A thoughtful analysis of the effect of the history of co-operative law in the UK on the way co-operatives see themselves and function has recently been published by Tara Mulqueen of Birkbeck College London:
Tara Mulqueen, “When a business isn’t a business: law and the political in the history of the United Kingdom’s co-operative movement” Onati Socio-Legal Series v 2 n. 2 (2012)
Tara argues, essentially, that the corporate status of co-operatives in law has tended to move them away from the possibility of social transformation. Over the nineteenth and twentieth century, the emphasis moved to their role as businesses in a capitalist market place. Their potential to reshape the social interaction between people by operating on the basis of community and showing what could exist if the economy were organised differently was underemphsised. They were, she argues, depoliticised by being defined “primarily in commercial terms as corporate bodies” (p40).
The paper looks at the idea of community from a theoretical point of view and highlights the writers who argue the emptiness of its modern use in the phrases such as “the business community” or the “national community”. Co-operative history is based in the early nineteenth century sense of community as a distinct grouping depending on mutuality. Robert Owen’s Co-operative Communities and the idea of mutuality as a vision of “fully liberated humanity” contrasted with the competitive market system was critical and subversive. Retail and the divi were less subversive.
The corporate status of societies as singular legal entities, the paper argues, tended to marginalise the idea of co-operatives as a group of individuals who came together for mutual aid. The example of the changing position on the taxation of societies from the period of the Ritchie Committee in 1905 to the 1980’s is an interesting example explored in the paper. Are co-operatives to be seen as business structures or “as alternative forms of association which have the potential to open our thinking about the very organisation of the economy and to merge the economic, the political and the social”? that is the point posed in the conclusion of the paper and it goes to the core of one of the dilemmas faced by co-operatives.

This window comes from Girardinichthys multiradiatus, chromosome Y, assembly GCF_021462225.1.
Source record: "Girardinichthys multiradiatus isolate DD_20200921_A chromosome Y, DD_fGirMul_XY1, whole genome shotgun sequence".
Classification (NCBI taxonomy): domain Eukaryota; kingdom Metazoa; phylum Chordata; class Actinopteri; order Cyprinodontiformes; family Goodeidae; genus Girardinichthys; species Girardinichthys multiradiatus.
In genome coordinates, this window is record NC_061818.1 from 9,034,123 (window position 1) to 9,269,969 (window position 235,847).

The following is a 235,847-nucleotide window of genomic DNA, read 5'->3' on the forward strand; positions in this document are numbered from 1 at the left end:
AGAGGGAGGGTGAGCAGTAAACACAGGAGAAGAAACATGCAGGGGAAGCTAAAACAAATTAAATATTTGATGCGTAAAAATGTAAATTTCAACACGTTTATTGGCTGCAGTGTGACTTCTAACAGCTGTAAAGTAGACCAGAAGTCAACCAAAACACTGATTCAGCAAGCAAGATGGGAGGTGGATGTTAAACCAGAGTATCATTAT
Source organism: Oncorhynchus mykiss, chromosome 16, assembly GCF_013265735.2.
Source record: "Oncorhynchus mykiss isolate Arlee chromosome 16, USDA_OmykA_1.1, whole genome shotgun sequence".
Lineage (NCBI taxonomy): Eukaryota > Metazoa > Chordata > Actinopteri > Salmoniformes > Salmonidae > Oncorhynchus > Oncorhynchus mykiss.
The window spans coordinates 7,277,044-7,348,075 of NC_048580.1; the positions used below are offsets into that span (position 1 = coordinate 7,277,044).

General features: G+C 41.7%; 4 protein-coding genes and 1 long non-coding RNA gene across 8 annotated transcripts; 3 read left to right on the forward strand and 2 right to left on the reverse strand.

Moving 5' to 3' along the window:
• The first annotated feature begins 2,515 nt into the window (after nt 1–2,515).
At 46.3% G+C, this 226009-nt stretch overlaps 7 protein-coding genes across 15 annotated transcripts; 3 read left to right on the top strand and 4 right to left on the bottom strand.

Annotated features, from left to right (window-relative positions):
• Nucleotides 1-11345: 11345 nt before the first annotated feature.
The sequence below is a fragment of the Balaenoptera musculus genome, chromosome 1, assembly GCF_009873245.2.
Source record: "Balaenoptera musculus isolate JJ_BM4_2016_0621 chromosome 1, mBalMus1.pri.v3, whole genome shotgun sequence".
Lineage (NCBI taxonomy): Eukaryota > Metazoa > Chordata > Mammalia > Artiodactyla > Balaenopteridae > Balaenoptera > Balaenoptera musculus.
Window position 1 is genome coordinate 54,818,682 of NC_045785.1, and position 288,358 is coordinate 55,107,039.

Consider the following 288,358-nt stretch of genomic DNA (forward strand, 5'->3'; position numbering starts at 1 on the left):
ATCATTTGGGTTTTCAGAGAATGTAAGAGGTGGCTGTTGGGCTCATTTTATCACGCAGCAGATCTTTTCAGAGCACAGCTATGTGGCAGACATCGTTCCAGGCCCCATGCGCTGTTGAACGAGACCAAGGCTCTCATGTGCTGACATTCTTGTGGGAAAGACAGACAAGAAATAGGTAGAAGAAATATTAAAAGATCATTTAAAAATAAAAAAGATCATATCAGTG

Reading Tara’s paper brought home to me the importance of the history of the legal developments – especially in areas such as tax, where the pressure from other businesses to deprive co-operatives of what were seen as “unfair” advantages was important – and maybe still is. Is this what our continental legal colleagues mean when they refer to the double identity of the owning group as an association and the operation as a business? Common lawyers tend to ignore such theoretical issues but at what cost? The Law affects and influences the way we all see things. It contributes to the radicalisation or de-radicalisation of people. It forms as well as regulating or maybe by regulating. For we lawyers, it can blind us to other ways of seeing and, especially in the Common Law tradition, make pragmatists and formalists of us.
We are, as Keynes said of theory in the economic context:
“ruled by little else. Practical men who believe themselves to be quite exempt from any intellectual influence are usually the slaves of some defunct economist. Madmen in authority, who hear voices in the air,are distilling their frenzy from some academic scribbler of a few years back. ”
J. M Keynes, General Theory (1947 ed.) Ch 24 from Angela Partington (ed.) Oxford Dictionary of Quotations 4th Ed 1992 p395